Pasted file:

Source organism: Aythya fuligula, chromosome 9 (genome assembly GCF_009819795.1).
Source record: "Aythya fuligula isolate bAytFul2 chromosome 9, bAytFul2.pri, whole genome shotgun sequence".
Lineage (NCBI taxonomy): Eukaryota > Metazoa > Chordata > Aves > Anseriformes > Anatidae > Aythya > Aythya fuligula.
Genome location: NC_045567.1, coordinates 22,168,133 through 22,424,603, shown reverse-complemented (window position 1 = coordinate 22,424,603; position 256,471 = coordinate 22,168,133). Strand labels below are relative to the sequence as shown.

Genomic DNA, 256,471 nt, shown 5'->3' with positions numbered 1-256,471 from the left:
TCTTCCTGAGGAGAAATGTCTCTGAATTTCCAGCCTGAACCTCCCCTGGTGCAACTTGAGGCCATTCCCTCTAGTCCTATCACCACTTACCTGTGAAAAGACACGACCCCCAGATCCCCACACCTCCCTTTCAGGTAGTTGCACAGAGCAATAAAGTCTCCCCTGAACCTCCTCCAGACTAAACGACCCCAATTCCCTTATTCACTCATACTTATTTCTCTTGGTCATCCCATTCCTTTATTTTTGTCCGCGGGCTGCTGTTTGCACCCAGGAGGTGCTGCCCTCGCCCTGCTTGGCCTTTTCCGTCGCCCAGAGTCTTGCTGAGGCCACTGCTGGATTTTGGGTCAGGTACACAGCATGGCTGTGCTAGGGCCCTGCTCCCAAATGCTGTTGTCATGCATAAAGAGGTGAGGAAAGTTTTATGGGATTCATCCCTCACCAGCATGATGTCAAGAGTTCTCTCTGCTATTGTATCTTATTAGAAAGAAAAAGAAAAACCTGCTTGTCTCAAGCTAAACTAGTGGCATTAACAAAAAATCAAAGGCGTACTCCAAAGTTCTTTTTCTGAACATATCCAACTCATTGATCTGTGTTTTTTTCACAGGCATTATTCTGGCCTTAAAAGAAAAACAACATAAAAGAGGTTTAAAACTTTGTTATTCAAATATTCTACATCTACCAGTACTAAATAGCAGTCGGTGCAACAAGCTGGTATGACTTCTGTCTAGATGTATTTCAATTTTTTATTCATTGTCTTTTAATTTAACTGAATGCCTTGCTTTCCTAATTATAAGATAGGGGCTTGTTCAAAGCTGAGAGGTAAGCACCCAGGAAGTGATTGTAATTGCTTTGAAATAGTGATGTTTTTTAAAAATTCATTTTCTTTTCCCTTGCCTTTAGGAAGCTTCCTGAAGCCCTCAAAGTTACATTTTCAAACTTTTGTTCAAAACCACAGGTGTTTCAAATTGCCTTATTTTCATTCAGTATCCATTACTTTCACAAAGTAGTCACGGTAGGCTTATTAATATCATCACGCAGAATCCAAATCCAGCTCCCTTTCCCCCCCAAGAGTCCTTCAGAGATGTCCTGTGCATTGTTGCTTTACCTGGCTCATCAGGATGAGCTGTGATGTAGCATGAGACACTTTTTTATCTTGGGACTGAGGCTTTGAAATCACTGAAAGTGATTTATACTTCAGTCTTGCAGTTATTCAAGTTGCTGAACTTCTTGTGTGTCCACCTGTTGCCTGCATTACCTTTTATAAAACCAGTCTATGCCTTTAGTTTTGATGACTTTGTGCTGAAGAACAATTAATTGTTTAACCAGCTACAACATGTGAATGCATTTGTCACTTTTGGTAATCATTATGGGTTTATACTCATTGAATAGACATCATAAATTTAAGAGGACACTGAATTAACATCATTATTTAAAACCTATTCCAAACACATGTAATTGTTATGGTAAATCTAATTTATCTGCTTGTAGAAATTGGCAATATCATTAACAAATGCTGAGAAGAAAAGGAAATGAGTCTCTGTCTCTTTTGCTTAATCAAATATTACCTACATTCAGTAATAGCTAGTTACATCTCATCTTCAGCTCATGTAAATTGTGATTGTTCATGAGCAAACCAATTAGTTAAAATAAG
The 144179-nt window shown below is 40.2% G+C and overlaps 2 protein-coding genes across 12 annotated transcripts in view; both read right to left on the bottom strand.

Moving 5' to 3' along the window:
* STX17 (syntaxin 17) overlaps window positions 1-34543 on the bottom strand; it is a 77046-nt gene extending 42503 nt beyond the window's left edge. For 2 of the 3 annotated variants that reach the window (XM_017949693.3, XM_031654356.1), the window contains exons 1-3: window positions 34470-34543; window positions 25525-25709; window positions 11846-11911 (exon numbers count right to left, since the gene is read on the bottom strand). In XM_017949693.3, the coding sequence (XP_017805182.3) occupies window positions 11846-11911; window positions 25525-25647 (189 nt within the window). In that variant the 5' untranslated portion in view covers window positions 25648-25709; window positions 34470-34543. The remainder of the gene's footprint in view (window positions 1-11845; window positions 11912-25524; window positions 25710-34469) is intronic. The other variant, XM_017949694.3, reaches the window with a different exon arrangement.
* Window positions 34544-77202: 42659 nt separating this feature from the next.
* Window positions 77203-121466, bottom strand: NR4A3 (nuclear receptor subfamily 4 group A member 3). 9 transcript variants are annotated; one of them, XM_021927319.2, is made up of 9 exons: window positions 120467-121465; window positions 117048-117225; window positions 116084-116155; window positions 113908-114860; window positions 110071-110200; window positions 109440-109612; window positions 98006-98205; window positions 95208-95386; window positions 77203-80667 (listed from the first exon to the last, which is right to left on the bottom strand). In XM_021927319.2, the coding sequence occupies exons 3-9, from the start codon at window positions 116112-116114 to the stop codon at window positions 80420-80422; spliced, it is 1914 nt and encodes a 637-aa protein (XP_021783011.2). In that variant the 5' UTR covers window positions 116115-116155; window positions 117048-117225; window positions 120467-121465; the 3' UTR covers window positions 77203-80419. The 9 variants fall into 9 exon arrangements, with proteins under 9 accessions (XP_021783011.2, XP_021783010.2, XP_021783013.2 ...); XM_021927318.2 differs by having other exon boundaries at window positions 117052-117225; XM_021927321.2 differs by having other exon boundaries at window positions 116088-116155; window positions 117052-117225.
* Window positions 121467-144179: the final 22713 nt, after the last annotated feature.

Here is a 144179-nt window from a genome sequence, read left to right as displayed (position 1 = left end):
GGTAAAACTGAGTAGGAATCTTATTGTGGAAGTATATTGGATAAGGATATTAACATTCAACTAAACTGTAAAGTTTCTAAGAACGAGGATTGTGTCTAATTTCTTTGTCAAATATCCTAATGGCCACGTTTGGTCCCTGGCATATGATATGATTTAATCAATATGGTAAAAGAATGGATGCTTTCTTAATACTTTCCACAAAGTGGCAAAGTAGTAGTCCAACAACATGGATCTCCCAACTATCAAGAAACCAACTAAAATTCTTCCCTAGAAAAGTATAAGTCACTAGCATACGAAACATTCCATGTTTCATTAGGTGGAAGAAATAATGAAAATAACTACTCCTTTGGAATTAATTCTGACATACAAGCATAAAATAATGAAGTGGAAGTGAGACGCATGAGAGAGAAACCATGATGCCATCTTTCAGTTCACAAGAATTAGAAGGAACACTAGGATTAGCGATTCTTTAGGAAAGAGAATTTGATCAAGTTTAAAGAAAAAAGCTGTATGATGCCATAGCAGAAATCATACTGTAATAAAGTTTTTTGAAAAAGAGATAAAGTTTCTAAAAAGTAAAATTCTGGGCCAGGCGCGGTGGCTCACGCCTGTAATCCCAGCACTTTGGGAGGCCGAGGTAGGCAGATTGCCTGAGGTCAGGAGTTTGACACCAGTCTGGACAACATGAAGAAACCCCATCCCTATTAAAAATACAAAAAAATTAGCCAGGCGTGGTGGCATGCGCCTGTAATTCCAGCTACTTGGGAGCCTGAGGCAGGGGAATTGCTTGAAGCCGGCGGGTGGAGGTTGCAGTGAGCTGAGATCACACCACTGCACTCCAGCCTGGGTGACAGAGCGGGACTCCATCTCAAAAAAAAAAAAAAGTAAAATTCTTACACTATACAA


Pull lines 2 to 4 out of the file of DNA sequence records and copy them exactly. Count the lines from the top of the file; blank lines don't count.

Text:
Source record: "Aythya fuligula isolate bAytFul2 chromosome 9, bAytFul2.pri, whole genome shotgun sequence".
Lineage (NCBI taxonomy): Eukaryota > Metazoa > Chordata > Aves > Anseriformes > Anatidae > Aythya > Aythya fuligula.
Genome location: NC_045567.1, coordinates 22,168,133 through 22,424,603, shown reverse-complemented (window position 1 = coordinate 22,424,603; position 256,471 = coordinate 22,168,133). Strand labels below are relative to the sequence as shown.